As a result of the Charleston church shooting in 2015, another Slippery Slope argument came up concerning the removal of Confederate statues around the country. Where would it end? Would every statue and historical figure be scrutinized? Also, who would determine which statues would be removed, and for what reasons? The United States remains divided on this issue along race and party lines, and inevitably, it has been left up to the states to decide which ones to remove.

Examples in Film and Literature

In the 1991 comedy What About Bob? starring Bill Murray and Richard Dreyfuss, Bill Murray plays Bob Wiley, a mentally ill patient of Dr. Leo Marvin (Dreyfuss). Despite Dr. Leo Marvin’s stern personal rule that he does not fraternize with patients outside of work, Bob forces his way into Dr. Marvin’s life at Dr. Marvin’s vacation home with him and his family. Bob ends up loved by the townspeople as well as by Dr. Marvin’s family, much to the doctor’s chagrin. Meanwhile, Dr. Marvin actually ends up in a catatonic state as a result of all of the chains of events set off when he loosened his rule.  Dr. Marvin has fallen down a Slippery Slope.

In Laura Numeroff’s children’s book If You Give a Mouse a Cookie, there’s an excellent illustration of the Slippery Slope and the phrase, “. . . give someone an inch, and they’ll take a mile.” “If you give a mouse a cookie, he’s going to ask for a glass of milk. When you give him the milk, he’ll probably ask you for a straw. When he’s finished, he’ll ask you for a napkin, then he’ll want to look in the mirror to make sure he doesn’t have a milk mustache. When he looks into the mirror, he might notice that his hair needs a trim…etc.” Therefore (it is implied), you’d best not give a mouse a cookie.



 

IV. How to Defuse a Slippery Slope Fallacy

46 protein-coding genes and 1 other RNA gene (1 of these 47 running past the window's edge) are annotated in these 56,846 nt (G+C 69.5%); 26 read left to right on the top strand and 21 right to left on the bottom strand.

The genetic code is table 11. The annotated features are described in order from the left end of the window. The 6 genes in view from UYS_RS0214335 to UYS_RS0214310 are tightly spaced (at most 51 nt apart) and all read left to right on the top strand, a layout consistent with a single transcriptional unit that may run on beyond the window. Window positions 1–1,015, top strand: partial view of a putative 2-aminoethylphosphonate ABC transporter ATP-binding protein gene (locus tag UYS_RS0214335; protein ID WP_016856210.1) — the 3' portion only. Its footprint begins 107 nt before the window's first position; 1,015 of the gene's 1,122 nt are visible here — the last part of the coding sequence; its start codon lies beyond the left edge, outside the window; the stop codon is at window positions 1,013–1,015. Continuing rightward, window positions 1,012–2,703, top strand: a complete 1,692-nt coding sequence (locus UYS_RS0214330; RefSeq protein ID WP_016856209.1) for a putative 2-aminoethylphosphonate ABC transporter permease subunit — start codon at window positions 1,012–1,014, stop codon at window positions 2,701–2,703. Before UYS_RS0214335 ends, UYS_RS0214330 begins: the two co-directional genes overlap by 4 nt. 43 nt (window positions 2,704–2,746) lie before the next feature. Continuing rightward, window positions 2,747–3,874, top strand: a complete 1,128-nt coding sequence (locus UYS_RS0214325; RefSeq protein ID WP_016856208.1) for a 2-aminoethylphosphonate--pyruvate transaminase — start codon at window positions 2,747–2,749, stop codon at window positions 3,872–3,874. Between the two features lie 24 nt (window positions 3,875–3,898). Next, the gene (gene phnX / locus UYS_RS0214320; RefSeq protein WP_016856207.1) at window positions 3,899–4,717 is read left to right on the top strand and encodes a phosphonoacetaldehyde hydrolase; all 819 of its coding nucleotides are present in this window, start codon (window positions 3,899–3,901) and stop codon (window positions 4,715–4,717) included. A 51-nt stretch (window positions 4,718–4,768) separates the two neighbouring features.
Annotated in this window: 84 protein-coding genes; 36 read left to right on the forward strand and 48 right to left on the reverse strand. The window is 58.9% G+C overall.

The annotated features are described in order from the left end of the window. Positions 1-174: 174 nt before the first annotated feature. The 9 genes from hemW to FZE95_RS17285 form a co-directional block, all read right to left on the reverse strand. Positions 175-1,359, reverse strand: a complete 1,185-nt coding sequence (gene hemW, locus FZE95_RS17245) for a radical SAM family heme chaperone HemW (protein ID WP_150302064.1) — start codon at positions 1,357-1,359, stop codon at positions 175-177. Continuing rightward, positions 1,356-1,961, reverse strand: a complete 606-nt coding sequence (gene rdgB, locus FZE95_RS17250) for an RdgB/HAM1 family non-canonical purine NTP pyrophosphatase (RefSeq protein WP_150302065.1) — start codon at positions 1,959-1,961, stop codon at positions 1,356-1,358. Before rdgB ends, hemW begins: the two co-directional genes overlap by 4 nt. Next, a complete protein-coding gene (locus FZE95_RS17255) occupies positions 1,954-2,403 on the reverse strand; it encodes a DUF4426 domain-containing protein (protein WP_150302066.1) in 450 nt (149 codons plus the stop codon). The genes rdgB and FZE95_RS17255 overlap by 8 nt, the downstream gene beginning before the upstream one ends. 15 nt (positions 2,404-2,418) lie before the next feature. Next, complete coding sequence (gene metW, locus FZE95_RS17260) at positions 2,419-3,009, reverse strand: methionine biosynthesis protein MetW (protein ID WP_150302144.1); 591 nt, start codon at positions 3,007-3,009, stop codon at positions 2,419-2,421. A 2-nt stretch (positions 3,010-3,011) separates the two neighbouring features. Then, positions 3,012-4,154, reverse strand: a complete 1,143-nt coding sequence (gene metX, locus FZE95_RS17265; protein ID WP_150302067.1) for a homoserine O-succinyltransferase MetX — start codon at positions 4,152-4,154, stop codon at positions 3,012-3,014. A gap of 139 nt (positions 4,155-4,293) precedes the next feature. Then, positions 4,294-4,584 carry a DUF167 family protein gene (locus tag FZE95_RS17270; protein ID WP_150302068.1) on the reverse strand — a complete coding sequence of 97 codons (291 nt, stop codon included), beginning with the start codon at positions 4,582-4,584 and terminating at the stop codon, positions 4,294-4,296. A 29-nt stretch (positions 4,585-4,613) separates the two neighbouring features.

First, consider how likely it is that the chain of events would actually occur. Is A really going to lead to B, and then is B going to lead to C, and so on? If it is highly unlikely that events B, C and beyond are going to happen the way the arguer predicts they will, and you can argue against those links effectively, do so. This way you don’t fall into the trap of arguing about the extreme conclusion, which is not even likely to occur.

For example, perhaps you have a rule that you don’t give out spare change to homeless people on the street. If so, you probably reason that giving spare change to everyone who approaches you could end up with you giving away all your money. To argue against this reasoning, one could consider the chances that you’ll be approached by that many homeless people within a short period of time.  And do the math. How many homeless people would you need to give change to every day to make you poor? Are you really going to give away enough money to hurt you if you give spare change to one person, or even two or three in a day?

Quiz

1.
A Fallacy that assumes that there is X, Y and Z and that Y is a result of X and Z is a result of Y is known as:

a.

b.

c.

d.

2.
The Slippery Slope fallacy is also referred to as:

a.

b.

c.

d.

3.
What is an example of a topic that attracts Slippery Slope arguments?

a.

b.

c.

d.

4.
What is an effective way to avoid a Slippery Slope argument?

a.

b.

c.

d.

Leave a Reply

Your email address will not be published.

You may use these <abbr title="HyperText Markup Language">HTML</abbr> tags and attributes: <a href="" title=""> <abbr title=""> <acronym title=""> <b> <blockquote cite=""> <cite> <code> <del datetime=""> <em> <i> <q cite=""> <s> <strike> <strong>